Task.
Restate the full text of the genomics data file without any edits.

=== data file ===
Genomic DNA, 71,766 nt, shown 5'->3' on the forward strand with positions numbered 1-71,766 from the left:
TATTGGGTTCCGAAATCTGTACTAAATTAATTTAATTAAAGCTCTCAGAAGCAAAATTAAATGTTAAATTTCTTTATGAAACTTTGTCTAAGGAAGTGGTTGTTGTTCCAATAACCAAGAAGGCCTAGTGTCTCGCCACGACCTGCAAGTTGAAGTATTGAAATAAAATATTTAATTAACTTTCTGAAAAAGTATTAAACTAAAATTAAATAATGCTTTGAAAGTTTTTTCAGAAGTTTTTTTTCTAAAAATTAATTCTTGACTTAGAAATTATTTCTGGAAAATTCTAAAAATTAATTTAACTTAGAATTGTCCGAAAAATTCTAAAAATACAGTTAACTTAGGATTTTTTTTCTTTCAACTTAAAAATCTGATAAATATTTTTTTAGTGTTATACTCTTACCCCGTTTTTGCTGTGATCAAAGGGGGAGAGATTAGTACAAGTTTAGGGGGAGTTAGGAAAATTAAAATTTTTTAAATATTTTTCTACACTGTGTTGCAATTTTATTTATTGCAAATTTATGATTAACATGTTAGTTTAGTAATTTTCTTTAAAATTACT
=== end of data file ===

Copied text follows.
Genomic DNA, 71,766 nt, shown 5'->3' on the forward strand with positions numbered 1-71,766 from the left:
TATTGGGTTCCGAAATCTGTACTAAATTAATTTAATTAAAGCTCTCAGAAGCAAAATTAAATGTTAAATTTCTTTATGAAACTTTGTCTAAGGAAGTGGTTGTTGTTCCAATAACCAAGAAGGCCTAGTGTCTCGCCACGACCTGCAAGTTGAAGTATTGAAATAAAATATTTAATTAACTTTCTGAAAAAGTATTAAACTAAAATTAAATAATGCTTTGAAAGTTTTTTCAGAAGTTTTTTTTCTAAAAATTAATTCTTGACTTAGAAATTATTTCTGGAAAATTCTAAAAATTAATTTAACTTAGAATTGTCCGAAAAATTCTAAAAATACAGTTAACTTAGGATTTTTTTTCTTTCAACTTAAAAATCTGATAAATATTTTTTTAGTGTTATACTCTTACCCCGTTTTTGCTGTGATCAAAGGGGGAGAGATTAGTACAAGTTTAGGGGGAGTTAGGAAAATTAAAATTTTTTAAATATTTTTCTACACTGTGTTGCAATTTTATTTATTGCAAATTTATGATTAACATGTTAGTTTAGTAATTTTCTTTAAAATTACT